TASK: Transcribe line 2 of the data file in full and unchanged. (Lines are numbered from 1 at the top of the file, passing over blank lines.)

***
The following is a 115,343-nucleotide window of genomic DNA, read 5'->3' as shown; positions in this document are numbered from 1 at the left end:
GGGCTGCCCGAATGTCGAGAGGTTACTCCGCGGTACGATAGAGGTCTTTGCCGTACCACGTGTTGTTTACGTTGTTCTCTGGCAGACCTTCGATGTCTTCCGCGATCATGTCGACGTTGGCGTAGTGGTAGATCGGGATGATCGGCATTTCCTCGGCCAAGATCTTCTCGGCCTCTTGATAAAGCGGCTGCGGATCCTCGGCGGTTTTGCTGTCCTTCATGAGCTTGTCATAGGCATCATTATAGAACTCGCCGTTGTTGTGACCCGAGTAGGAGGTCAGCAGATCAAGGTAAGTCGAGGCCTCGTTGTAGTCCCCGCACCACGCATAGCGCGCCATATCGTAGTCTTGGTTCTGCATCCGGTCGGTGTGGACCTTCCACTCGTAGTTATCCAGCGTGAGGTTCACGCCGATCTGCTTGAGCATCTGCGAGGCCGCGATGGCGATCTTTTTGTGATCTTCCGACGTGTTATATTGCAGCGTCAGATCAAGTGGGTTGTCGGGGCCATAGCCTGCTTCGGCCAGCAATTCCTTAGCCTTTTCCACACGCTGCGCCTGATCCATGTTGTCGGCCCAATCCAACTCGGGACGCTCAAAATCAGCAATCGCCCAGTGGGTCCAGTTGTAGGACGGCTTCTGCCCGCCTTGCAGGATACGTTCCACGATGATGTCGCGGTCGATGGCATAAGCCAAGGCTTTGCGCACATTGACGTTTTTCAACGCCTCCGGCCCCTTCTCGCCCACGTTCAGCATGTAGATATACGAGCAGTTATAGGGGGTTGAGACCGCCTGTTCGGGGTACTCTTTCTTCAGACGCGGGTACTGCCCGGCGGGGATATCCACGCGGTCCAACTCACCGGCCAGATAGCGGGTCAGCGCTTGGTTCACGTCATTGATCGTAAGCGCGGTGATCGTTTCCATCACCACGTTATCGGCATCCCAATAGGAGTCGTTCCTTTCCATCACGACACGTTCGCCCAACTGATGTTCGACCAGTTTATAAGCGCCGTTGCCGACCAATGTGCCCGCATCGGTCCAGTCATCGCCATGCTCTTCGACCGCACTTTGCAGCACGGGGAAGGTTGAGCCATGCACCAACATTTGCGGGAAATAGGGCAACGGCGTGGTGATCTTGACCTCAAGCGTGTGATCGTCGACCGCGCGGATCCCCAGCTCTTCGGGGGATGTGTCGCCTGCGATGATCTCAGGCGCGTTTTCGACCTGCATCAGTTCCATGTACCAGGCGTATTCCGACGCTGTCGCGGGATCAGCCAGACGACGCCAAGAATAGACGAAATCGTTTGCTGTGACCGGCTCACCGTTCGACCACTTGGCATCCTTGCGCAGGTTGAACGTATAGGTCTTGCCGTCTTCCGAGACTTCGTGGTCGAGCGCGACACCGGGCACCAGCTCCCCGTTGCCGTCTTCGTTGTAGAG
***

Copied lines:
GGGCTGCCCGAATGTCGAGAGGTTACTCCGCGGTACGATAGAGGTCTTTGCCGTACCACGTGTTGTTTACGTTGTTCTCTGGCAGACCTTCGATGTCTTCCGCGATCATGTCGACGTTGGCGTAGTGGTAGATCGGGATGATCGGCATTTCCTCGGCCAAGATCTTCTCGGCCTCTTGATAAAGCGGCTGCGGATCCTCGGCGGTTTTGCTGTCCTTCATGAGCTTGTCATAGGCATCATTATAGAACTCGCCGTTGTTGTGACCCGAGTAGGAGGTCAGCAGATCAAGGTAAGTCGAGGCCTCGTTGTAGTCCCCGCACCACGCATAGCGCGCCATATCGTAGTCTTGGTTCTGCATCCGGTCGGTGTGGACCTTCCACTCGTAGTTATCCAGCGTGAGGTTCACGCCGATCTGCTTGAGCATCTGCGAGGCCGCGATGGCGATCTTTTTGTGATCTTCCGACGTGTTATATTGCAGCGTCAGATCAAGTGGGTTGTCGGGGCCATAGCCTGCTTCGGCCAGCAATTCCTTAGCCTTTTCCACACGCTGCGCCTGATCCATGTTGTCGGCCCAATCCAACTCGGGACGCTCAAAATCAGCAATCGCCCAGTGGGTCCAGTTGTAGGACGGCTTCTGCCCGCCTTGCAGGATACGTTCCACGATGATGTCGCGGTCGATGGCATAAGCCAAGGCTTTGCGCACATTGACGTTTTTCAACGCCTCCGGCCCCTTCTCGCCCACGTTCAGCATGTAGATATACGAGCAGTTATAGGGGGTTGAGACCGCCTGTTCGGGGTACTCTTTCTTCAGACGCGGGTACTGCCCGGCGGGGATATCCACGCGGTCCAACTCACCGGCCAGATAGCGGGTCAGCGCTTGGTTCACGTCATTGATCGTAAGCGCGGTGATCGTTTCCATCACCACGTTATCGGCATCCCAATAGGAGTCGTTCCTTTCCATCACGACACGTTCGCCCAACTGATGTTCGACCAGTTTATAAGCGCCGTTGCCGACCAATGTGCCCGCATCGGTCCAGTCATCGCCATGCTCTTCGACCGCACTTTGCAGCACGGGGAAGGTTGAGCCATGCACCAACATTTGCGGGAAATAGGGCAACGGCGTGGTGATCTTGACCTCAAGCGTGTGATCGTCGACCGCGCGGATCCCCAGCTCTTCGGGGGATGTGTCGCCTGCGATGATCTCAGGCGCGTTTTCGACCTGCATCAGTTCCATGTACCAGGCGTATTCCGACGCTGTCGCGGGATCAGCCAGACGACGCCAAGAATAGACGAAATCGTTTGCTGTGACCGGCTCACCGTTCGACCACTTGGCATCCTTGCGCAGGTTGAACGTATAGGTCTTGCCGTCTTCCGAGACTTCGTGGTCGAGCGCGACACCGGGCACCAGCTCCCCGTTGCCGTCTTCGTTGTAGAG